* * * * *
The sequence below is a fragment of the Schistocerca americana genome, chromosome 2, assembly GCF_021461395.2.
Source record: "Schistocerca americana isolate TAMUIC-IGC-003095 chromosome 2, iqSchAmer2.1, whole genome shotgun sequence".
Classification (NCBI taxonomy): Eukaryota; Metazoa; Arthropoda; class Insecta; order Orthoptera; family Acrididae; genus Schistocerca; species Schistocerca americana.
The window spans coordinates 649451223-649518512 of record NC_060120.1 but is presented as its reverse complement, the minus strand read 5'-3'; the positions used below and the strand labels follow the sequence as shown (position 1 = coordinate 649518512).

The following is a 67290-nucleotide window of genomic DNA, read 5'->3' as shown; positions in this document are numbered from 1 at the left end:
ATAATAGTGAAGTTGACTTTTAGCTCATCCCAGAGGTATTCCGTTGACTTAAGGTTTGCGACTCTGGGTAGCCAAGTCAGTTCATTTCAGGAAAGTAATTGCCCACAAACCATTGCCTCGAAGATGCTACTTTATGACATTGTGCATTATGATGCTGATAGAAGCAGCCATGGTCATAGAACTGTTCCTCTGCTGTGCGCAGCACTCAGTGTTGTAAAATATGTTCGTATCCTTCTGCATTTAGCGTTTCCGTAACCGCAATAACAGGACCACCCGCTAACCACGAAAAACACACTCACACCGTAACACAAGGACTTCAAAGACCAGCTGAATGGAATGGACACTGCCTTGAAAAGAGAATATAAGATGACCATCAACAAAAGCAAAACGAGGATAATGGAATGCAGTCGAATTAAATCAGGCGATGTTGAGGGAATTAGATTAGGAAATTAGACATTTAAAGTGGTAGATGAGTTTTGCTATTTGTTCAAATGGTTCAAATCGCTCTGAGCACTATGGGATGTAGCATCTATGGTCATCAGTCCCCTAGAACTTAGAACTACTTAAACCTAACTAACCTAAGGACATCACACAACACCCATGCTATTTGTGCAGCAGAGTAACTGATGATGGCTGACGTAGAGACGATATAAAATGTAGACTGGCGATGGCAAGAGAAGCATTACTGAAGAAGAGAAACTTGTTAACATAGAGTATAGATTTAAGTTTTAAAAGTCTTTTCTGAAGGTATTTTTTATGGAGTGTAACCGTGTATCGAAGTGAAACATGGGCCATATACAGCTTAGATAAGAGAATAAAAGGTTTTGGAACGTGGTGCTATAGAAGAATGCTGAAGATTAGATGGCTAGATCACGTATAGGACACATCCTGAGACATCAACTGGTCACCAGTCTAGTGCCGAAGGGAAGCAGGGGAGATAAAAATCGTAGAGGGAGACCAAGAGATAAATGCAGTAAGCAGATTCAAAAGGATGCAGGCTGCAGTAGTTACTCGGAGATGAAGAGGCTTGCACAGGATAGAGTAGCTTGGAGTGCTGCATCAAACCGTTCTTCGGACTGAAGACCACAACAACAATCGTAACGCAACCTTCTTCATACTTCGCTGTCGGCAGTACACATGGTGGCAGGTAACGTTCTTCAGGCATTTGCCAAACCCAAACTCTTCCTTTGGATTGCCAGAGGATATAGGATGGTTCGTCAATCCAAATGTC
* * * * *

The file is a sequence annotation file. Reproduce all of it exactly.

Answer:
The sequence below is a fragment of the Schistocerca americana genome, chromosome 2, assembly GCF_021461395.2.
Source record: "Schistocerca americana isolate TAMUIC-IGC-003095 chromosome 2, iqSchAmer2.1, whole genome shotgun sequence".
Classification (NCBI taxonomy): Eukaryota; Metazoa; Arthropoda; class Insecta; order Orthoptera; family Acrididae; genus Schistocerca; species Schistocerca americana.
The window spans coordinates 649451223-649518512 of record NC_060120.1 but is presented as its reverse complement, the minus strand read 5'-3'; the positions used below and the strand labels follow the sequence as shown (position 1 = coordinate 649518512).

The following is a 67290-nucleotide window of genomic DNA, read 5'->3' as shown; positions in this document are numbered from 1 at the left end:
ATAATAGTGAAGTTGACTTTTAGCTCATCCCAGAGGTATTCCGTTGACTTAAGGTTTGCGACTCTGGGTAGCCAAGTCAGTTCATTTCAGGAAAGTAATTGCCCACAAACCATTGCCTCGAAGATGCTACTTTATGACATTGTGCATTATGATGCTGATAGAAGCAGCCATGGTCATAGAACTGTTCCTCTGCTGTGCGCAGCACTCAGTGTTGTAAAATATGTTCGTATCCTTCTGCATTTAGCGTTTCCGTAACCGCAATAACAGGACCACCCGCTAACCACGAAAAACACACTCACACCGTAACACAAGGACTTCAAAGACCAGCTGAATGGAATGGACACTGCCTTGAAAAGAGAATATAAGATGACCATCAACAAAAGCAAAACGAGGATAATGGAATGCAGTCGAATTAAATCAGGCGATGTTGAGGGAATTAGATTAGGAAATTAGACATTTAAAGTGGTAGATGAGTTTTGCTATTTGTTCAAATGGTTCAAATCGCTCTGAGCACTATGGGATGTAGCATCTATGGTCATCAGTCCCCTAGAACTTAGAACTACTTAAACCTAACTAACCTAAGGACATCACACAACACCCATGCTATTTGTGCAGCAGAGTAACTGATGATGGCTGACGTAGAGACGATATAAAATGTAGACTGGCGATGGCAAGAGAAGCATTACTGAAGAAGAGAAACTTGTTAACATAGAGTATAGATTTAAGTTTTAAAAGTCTTTTCTGAAGGTATTTTTTATGGAGTGTAACCGTGTATCGAAGTGAAACATGGGCCATATACAGCTTAGATAAGAGAATAAAAGGTTTTGGAACGTGGTGCTATAGAAGAATGCTGAAGATTAGATGGCTAGATCACGTATAGGACACATCCTGAGACATCAACTGGTCACCAGTCTAGTGCCGAAGGGAAGCAGGGGAGATAAAAATCGTAGAGGGAGACCAAGAGATAAATGCAGTAAGCAGATTCAAAAGGATGCAGGCTGCAGTAGTTACTCGGAGATGAAGAGGCTTGCACAGGATAGAGTAGCTTGGAGTGCTGCATCAAACCGTTCTTCGGACTGAAGACCACAACAACAATCGTAACGCAACCTTCTTCATACTTCGCTGTCGGCAGTACACATGGTGGCAGGTAACGTTCTTCAGGCATTTGCCAAACCCAAACTCTTCCTTTGGATTGCCAGAGGATATAGGATGGTTCGTCAATCCAAATGTC